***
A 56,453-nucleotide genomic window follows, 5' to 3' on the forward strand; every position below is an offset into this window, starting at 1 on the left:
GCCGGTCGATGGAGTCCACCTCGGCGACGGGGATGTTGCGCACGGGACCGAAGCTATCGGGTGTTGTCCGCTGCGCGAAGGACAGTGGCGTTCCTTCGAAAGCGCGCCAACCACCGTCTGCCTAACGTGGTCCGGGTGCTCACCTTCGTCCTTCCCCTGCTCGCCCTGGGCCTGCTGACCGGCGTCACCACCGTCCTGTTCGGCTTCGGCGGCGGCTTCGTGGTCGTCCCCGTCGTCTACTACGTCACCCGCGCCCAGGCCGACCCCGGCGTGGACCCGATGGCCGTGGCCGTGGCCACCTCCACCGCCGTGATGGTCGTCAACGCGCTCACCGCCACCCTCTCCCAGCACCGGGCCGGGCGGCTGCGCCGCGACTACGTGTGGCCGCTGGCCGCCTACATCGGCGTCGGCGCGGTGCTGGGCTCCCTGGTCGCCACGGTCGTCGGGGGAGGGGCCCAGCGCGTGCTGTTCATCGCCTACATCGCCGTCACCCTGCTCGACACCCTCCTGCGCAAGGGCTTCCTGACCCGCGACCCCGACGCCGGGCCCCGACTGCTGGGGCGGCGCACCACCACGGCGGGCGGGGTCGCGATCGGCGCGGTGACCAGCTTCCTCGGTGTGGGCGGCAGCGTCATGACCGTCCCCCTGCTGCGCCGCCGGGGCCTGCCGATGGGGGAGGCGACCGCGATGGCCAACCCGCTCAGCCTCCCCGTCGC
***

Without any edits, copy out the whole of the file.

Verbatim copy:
A 56,453-nucleotide genomic window follows, 5' to 3' on the forward strand; every position below is an offset into this window, starting at 1 on the left:
GCCGGTCGATGGAGTCCACCTCGGCGACGGGGATGTTGCGCACGGGACCGAAGCTATCGGGTGTTGTCCGCTGCGCGAAGGACAGTGGCGTTCCTTCGAAAGCGCGCCAACCACCGTCTGCCTAACGTGGTCCGGGTGCTCACCTTCGTCCTTCCCCTGCTCGCCCTGGGCCTGCTGACCGGCGTCACCACCGTCCTGTTCGGCTTCGGCGGCGGCTTCGTGGTCGTCCCCGTCGTCTACTACGTCACCCGCGCCCAGGCCGACCCCGGCGTGGACCCGATGGCCGTGGCCGTGGCCACCTCCACCGCCGTGATGGTCGTCAACGCGCTCACCGCCACCCTCTCCCAGCACCGGGCCGGGCGGCTGCGCCGCGACTACGTGTGGCCGCTGGCCGCCTACATCGGCGTCGGCGCGGTGCTGGGCTCCCTGGTCGCCACGGTCGTCGGGGGAGGGGCCCAGCGCGTGCTGTTCATCGCCTACATCGCCGTCACCCTGCTCGACACCCTCCTGCGCAAGGGCTTCCTGACCCGCGACCCCGACGCCGGGCCCCGACTGCTGGGGCGGCGCACCACCACGGCGGGCGGGGTCGCGATCGGCGCGGTGACCAGCTTCCTCGGTGTGGGCGGCAGCGTCATGACCGTCCCCCTGCTGCGCCGCCGGGGCCTGCCGATGGGGGAGGCGACCGCGATGGCCAACCCGCTCAGCCTCCCCGTCGC